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heart failure
 

Heart failure, also known as congestive heart failure (CHF), means the heart cannot pump enough blood to meet the body's needs. Over time, conditions such as coronary artery disease or high blood pressure gradually leave the heart too weak or stiff to fill and pump efficiently.

 

Heart failure typically develops slowly and is a chronic, long-term condition, although the person may experience a sudden onset of symptoms, known as acute heart failure. The term congestive heart failure comes from blood backing up into, or congesting, the liver, abdomen, lower extremities and lungs.

 
Symptoms

Symptoms may include:

 

  • chronic heart failure:
    • fatigue and weakness
    • rapid or irregular heartbeat
    • shortness of breath
    • reduced ability to exercise
    • persistent cough or wheezing with phlegm
    • swelling in the legs, ankles and feet
    • swelling of the abdomen
    • sudden weight gain from fluid retention
    • lack of appetite
    • nausea
    • difficulty concentrating

  • acute heart failure:
    • symptoms are similar to those of chronic heart failure but more severe
    • sudden fluid buildup
    • rapid or irregular heartbeat with palpitations that may cause the heart to stop beating
    • sudden, severe shortness of breath and coughing up pink, foamy mucus
    • chest pain if caused by a heart attack
 
Causes

Causes may include:

Heart failure often develops after other conditions have damaged or weakened the heart.  Any of the following conditions may cause heart failure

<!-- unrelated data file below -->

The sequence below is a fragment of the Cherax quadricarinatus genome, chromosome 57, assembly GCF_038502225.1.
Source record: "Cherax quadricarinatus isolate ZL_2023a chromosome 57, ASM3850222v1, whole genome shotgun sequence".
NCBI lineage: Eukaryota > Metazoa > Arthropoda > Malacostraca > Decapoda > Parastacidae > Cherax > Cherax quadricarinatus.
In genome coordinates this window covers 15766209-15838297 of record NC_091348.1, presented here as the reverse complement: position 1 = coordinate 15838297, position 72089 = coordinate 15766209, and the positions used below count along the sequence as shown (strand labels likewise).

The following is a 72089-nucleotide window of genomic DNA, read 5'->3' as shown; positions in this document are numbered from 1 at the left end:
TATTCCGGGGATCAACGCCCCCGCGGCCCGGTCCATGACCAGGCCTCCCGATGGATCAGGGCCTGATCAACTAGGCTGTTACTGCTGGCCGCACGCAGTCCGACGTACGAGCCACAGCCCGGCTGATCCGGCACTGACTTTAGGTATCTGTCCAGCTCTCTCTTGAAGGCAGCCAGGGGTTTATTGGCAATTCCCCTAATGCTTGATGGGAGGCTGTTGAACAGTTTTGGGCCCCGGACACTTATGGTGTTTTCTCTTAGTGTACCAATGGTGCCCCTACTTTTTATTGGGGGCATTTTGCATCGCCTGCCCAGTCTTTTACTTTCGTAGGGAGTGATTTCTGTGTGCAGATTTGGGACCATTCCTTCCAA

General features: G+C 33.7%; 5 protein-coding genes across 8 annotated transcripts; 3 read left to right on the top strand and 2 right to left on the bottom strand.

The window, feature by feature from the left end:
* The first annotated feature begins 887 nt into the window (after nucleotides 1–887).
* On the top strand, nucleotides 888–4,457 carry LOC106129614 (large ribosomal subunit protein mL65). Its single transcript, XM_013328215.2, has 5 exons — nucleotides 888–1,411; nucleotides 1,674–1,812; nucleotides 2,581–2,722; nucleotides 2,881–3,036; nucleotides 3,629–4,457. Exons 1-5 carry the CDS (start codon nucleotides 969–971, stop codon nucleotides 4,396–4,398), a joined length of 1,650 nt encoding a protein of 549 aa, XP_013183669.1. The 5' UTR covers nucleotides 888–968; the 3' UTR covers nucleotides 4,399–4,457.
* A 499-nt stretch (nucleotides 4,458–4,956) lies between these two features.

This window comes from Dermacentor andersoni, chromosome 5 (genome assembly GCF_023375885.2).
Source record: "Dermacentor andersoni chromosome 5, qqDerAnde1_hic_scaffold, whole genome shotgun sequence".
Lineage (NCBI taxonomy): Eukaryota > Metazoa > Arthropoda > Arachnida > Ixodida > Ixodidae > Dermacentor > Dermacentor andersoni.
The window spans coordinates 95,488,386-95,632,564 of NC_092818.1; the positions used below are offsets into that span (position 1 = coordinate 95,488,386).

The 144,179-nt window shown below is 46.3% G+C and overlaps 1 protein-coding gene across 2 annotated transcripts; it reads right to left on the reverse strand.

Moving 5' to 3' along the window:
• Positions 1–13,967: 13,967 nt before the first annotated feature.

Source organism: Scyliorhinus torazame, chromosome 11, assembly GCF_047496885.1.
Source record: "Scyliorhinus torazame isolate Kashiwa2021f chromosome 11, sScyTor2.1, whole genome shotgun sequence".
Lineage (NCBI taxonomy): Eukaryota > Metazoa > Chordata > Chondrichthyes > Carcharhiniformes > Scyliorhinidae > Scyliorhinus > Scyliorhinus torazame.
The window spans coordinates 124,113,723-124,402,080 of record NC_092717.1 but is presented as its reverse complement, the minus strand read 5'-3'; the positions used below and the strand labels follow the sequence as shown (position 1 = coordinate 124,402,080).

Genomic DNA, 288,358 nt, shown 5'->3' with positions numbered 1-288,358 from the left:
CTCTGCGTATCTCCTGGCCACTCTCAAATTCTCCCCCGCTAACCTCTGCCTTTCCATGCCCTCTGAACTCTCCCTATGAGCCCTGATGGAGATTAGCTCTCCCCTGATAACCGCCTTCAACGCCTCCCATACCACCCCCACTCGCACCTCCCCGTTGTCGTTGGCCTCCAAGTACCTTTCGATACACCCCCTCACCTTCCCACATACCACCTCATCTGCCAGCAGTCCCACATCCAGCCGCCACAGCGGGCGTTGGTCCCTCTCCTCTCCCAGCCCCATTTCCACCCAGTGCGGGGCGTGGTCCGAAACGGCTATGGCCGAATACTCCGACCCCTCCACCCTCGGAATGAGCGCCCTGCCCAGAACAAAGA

• coronary artery disease - arteries that supply blood to the heart muscle narrow from a buildup of fatty deposits. The blood moves slowly through narrowed arteries, leaving some areas of the heart muscle weak and chronically deprived of oxygen-rich blood. In many cases, the blood flow to the muscle is just enough to keep the muscle alive but not functioning well

  • heart attack - occurs if plaque formed by the fatty deposits in the arteries ruptures. This causes the blood clot to completely block the flow of blood to an area of the heart muscle thus weakening the heart's pumping ability

  • high blood pressure (hypertension) - blood pressure is the force of blood pumped by the heart through the arteries. If the blood pressure is high, the heart has to work harder than it should to circulate blood throughout the body. Over time, the heart muscle may become thicker to compensate for the extra work it must perform, enlarging the heart. Eventually, the heart muscle may become either too stiff or too weak to effectively pump blood

  • faulty heart valves - the four valves of the heart keep blood flowing in the proper direction through the heart. A damaged valve forces the heart to work harder to keep blood flowing as it should. Over time, this extra work can weaken the heart

  • damage to the heart muscle (cardiomyopathy) - some of the many causes may include infections, alcohol abuse, the toxic effect of drugs, as well as diseases such as lupus, or thyroid problems. If a specific cause can't be found, it is referred to as idiopathic dilated cardiomyopathy

  • myocarditis - an inflammation of the heart muscle, most commonly caused by a virus and can lead to left-sided heart failure

  • congenital heart defects - if the heart and its chambers or valves have not formed correctly, the healthy parts of the heart have to work harder to compensate. Genetic defects contribute to the risk of certain types of heart disease, which in turn may lead to heart failure

  • Abnormal heart rhythms, or heart arrhythmias - abnormal heart rhythms may cause the heart to beat too fast creating extra work for the heart. Over time, the heart may weaken leading to heart failure. A slow heartbeat may prevent the heart from getting enough blood out to the body and may also lead to heart failure

 
Treatments

Treatment may include:

 

  • repairing a heart valve
  • controlling a fast heart rhythm
  • medication
  • devices that help the heart beat properly
Specialties
  •  
  • cardiology

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